> cooking at the feast altitude.

> I've got lots of stories of friends who have gone off

> backpacking in the mountains at 10,000+ feet and then

> wondered why they were having so much trouble getting

> the spaghetti to cook!

 

P.S. I hope nobody becomes upset upon hearing that the

temperature of boiling water is not a constant.

 

Vincenzo

 

 

Date: Wed, 25 Feb 2009 11:32:25 -0600

From: "Terry Decker" <t.d.decker at att.net>

Subject: Re: [Sca-cooks] baking at high altitudes

To: "Cooks within the SCA" <sca-cooks at lists.ansteorra.org>

 

Lower air pressure causes some problems in baking.  Rise occurs when the

dough traps CO2 in the strands of gluten.  Vigorous CO2 production can cause

outgassing from the dough reducing the rise.  However, I will say that I

haven't had much problem with baking basic white bread at altitude with a

properly stored yeast.  When I encounter such a problem, I'll check the

baking at altitude information in The Joy of Cooking.

 

One needs to be even more careful with chemical leavens at altitude.  In

fact a number of recipes, reduce the amount of chemical leavens above 3000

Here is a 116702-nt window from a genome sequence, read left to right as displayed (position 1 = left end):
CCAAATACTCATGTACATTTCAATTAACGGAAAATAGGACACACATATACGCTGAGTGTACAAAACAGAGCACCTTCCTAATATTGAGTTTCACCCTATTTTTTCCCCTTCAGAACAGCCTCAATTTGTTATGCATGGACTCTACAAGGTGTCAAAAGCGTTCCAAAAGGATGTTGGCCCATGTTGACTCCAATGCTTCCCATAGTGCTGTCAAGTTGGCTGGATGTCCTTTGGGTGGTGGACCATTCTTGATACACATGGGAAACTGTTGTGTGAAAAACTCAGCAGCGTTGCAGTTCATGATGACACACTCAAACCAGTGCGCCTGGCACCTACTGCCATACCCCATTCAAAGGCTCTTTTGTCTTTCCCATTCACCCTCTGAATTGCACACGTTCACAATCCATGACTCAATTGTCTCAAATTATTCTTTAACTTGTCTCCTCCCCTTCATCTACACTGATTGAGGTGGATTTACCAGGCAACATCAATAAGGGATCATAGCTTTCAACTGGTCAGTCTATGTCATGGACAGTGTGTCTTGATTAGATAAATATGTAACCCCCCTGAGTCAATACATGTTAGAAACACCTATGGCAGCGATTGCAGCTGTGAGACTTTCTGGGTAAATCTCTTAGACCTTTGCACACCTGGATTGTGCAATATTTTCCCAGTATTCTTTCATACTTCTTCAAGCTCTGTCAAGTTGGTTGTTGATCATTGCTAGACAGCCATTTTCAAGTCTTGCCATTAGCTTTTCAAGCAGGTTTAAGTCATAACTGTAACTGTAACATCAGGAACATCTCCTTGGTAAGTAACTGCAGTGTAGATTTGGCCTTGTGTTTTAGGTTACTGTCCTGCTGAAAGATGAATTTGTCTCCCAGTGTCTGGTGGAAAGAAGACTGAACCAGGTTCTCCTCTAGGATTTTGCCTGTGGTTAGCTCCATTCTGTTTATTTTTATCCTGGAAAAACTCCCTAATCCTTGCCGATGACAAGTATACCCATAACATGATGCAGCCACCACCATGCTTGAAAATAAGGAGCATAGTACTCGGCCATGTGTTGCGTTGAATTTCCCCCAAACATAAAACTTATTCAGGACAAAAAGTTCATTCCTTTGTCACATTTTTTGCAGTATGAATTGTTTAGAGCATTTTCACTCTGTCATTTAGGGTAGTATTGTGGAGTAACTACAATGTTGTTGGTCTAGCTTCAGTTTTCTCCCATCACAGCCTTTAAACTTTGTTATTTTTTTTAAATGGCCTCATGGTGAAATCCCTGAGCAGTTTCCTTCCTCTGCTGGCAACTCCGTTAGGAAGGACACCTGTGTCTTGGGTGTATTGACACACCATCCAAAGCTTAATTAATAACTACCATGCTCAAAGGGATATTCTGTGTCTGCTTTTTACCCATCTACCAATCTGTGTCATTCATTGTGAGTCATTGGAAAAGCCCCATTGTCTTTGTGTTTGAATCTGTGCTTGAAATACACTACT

ft.

 

Temperature control also becomes more critical at altitude.  Water boils at

less than 212 deegrees F (100 degrees C), which can produce a dry or an

underbaked product.

 

The problem with a pressure cooker is that it retains moisture which would

effect the quality of the crust and crumb of bread.  It's an interesting

idea that might just work for some kinds of bake goods.

 

Bear

 

========

Shoshanna said:

<<< I'll see if I can lighten it up some and I'll post my success or failure

whichever it is.  At over a mile up yeast does some strange stuff so who

knows! >>>

 

You mentioned this before in another message as well but you also

mentioned that it was dry? cool? there also as well and I was  wondering

if it was the dryness or the altitude which was bothering  the yeasts.

Does starting with more yeast not solve this problem? Or  is it less that

the yeast aren't multiplying but that they don't put  out as much CO2?

Bear, other bakers? any comments? I might have  thought that the lower air

pressure might make the generated CO2 go  further and puff up the bread

more.

 

For many other dishes I guess you can solve things by using a  pressure

cooker, but I guess that doesn't work for baking...

 

Stefan

 

<the end>



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Comments to the Editor: stefan at florilegium.org